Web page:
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Sudan formally rejects ICC resolution

[JURIST] Sudan [government website] over the weekend formally rejected UN Security Council [official website] Resolution 1593 [official text] authorizing the International Criminal Court [official website] to conduct investigations and prosecutions of individuals alleged to have committed war crimes in the Darfur region of Sudan. Sudan had previously expressed its displeasure [JURIST report] with the resolution, claiming that it could conduct valid war crimes trials in-country. On Sunday Sudanese President Omar el-Bashir presided over a Cabinet meeting that issued a statement of rejection on the resolution and created a government committee, which he will chair, to address "how to deal with this situation." The international community has been suspicious of Sudan's capability to hold meaningful war crimes trials on Darfur, as the report of the UN International Commission of Inquiry on Darfur [PDF text] implicated the government along with other groups as being responsible for war crimes in the Darfur region. It is unclear if Sudan has the legal authority to reject a valid Security Council resolution authorized under Chapter VII [official text] powers, but the rejection may complicate the issue of ICC jurisdiction under the Rome Statute [official PDF text]. JURIST's Paper Chase has continuing coverage of Sudan. The Sudan Tribune has local coverage.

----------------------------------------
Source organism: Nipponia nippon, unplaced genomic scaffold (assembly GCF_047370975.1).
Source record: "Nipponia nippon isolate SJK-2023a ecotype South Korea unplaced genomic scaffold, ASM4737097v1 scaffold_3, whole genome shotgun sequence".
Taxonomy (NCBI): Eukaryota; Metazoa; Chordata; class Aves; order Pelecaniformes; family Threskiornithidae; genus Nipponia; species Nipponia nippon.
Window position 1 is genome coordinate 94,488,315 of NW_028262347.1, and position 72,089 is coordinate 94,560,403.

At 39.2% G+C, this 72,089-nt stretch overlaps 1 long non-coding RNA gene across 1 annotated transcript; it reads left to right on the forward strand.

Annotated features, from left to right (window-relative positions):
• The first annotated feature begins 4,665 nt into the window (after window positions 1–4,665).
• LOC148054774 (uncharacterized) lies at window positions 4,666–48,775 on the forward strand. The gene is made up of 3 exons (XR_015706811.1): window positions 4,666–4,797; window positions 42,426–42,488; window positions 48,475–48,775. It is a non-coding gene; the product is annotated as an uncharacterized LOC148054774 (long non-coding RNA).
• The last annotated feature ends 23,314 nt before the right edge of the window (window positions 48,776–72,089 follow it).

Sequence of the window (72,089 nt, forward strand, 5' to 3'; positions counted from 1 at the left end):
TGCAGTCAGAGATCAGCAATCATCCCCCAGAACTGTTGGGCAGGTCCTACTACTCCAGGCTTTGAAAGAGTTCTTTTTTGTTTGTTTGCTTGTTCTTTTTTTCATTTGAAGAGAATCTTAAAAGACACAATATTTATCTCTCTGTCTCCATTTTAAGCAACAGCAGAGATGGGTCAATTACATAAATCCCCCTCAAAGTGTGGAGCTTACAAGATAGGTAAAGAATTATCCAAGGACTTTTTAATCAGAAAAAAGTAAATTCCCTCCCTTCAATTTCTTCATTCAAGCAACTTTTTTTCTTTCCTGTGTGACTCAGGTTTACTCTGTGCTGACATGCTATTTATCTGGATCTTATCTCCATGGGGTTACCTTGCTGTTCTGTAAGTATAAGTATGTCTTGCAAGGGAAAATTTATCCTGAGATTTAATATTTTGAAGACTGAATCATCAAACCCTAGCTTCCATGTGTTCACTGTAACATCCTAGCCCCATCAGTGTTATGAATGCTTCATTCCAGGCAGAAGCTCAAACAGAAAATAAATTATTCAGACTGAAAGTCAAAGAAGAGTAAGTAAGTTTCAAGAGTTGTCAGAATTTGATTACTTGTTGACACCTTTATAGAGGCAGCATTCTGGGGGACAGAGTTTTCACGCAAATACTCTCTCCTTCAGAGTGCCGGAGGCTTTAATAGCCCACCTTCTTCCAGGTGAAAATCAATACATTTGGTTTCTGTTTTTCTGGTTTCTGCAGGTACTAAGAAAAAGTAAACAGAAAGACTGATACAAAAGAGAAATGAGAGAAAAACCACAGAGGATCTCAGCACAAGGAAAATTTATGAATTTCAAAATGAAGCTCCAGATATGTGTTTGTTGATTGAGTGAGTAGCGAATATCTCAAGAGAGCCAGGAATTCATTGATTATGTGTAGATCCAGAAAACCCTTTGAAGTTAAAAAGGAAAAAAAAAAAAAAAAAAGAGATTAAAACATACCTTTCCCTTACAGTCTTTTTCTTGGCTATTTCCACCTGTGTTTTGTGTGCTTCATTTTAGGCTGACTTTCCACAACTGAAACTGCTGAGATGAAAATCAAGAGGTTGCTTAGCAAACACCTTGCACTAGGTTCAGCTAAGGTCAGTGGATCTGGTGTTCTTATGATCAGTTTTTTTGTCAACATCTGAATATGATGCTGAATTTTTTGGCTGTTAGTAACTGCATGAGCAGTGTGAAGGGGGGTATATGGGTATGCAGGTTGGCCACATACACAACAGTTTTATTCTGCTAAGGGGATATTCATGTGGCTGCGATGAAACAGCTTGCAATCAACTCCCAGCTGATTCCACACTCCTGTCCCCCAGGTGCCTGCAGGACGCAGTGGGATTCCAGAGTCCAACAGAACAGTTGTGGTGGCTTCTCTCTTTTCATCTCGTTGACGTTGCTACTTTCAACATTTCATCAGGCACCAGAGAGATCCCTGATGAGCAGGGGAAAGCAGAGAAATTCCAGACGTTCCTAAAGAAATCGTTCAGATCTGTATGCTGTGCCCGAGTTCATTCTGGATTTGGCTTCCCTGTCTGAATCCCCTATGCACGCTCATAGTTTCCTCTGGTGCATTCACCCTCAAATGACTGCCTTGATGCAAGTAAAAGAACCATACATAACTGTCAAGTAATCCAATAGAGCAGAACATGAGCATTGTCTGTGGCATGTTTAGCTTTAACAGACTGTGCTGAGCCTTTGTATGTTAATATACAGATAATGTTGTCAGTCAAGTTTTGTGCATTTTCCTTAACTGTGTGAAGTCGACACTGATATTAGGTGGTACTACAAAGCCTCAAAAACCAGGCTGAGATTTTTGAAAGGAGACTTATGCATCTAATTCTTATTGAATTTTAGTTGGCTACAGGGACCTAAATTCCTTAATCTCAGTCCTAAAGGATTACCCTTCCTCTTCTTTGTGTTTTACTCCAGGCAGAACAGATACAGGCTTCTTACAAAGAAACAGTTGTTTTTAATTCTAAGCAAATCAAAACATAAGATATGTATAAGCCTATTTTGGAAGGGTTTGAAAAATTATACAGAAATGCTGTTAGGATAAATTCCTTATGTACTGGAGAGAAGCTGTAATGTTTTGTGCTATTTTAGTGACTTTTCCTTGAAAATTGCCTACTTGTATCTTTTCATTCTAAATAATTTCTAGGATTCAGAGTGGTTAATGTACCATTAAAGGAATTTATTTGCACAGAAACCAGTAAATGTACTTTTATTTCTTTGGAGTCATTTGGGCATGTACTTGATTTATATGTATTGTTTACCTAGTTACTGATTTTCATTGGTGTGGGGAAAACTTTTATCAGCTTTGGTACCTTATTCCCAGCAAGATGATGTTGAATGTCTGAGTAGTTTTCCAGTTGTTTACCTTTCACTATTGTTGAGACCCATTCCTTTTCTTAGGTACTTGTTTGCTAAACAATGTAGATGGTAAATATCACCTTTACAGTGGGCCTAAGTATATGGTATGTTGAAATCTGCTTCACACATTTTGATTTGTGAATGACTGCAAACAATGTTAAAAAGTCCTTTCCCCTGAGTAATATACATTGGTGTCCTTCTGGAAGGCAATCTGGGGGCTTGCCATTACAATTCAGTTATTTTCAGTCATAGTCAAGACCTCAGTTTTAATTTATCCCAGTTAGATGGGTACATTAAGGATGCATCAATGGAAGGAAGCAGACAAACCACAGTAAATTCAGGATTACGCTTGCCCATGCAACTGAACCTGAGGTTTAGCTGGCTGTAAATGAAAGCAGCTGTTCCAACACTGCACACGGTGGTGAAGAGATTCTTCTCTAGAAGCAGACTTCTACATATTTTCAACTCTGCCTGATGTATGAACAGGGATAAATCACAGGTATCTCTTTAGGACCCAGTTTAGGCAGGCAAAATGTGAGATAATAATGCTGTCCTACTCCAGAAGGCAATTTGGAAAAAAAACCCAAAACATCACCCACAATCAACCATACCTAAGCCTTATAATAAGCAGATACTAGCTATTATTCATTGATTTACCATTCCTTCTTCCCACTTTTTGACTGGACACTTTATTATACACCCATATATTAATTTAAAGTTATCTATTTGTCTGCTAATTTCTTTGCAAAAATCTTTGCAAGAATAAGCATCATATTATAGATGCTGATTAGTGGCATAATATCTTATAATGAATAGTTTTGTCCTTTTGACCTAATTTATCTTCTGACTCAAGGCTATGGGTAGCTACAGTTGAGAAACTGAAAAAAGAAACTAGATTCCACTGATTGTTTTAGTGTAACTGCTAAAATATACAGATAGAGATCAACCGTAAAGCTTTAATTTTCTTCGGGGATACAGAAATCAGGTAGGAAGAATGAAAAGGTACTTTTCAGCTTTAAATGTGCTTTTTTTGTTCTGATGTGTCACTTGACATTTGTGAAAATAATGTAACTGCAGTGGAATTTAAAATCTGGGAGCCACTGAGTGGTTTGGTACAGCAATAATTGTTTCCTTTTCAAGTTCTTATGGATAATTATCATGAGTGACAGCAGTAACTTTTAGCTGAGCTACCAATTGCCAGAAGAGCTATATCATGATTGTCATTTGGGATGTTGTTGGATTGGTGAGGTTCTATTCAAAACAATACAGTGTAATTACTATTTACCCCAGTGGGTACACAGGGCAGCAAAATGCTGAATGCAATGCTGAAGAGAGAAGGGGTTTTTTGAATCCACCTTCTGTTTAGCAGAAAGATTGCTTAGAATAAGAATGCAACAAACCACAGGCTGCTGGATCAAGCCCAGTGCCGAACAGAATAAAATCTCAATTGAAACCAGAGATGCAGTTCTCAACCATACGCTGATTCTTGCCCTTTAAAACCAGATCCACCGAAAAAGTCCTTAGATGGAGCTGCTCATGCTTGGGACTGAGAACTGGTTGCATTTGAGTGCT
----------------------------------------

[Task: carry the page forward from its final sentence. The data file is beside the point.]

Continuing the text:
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Paper Chase is JURIST's real-time legal news service, powered by a team of 30 law student reporters and editors led by law professor Bernard Hibbitts at the University of Pittsburgh School of Law. As an educational service, Paper Chase is dedicated to presenting important legal news and materials rapidly, objectively and intelligibly in an accessible format.

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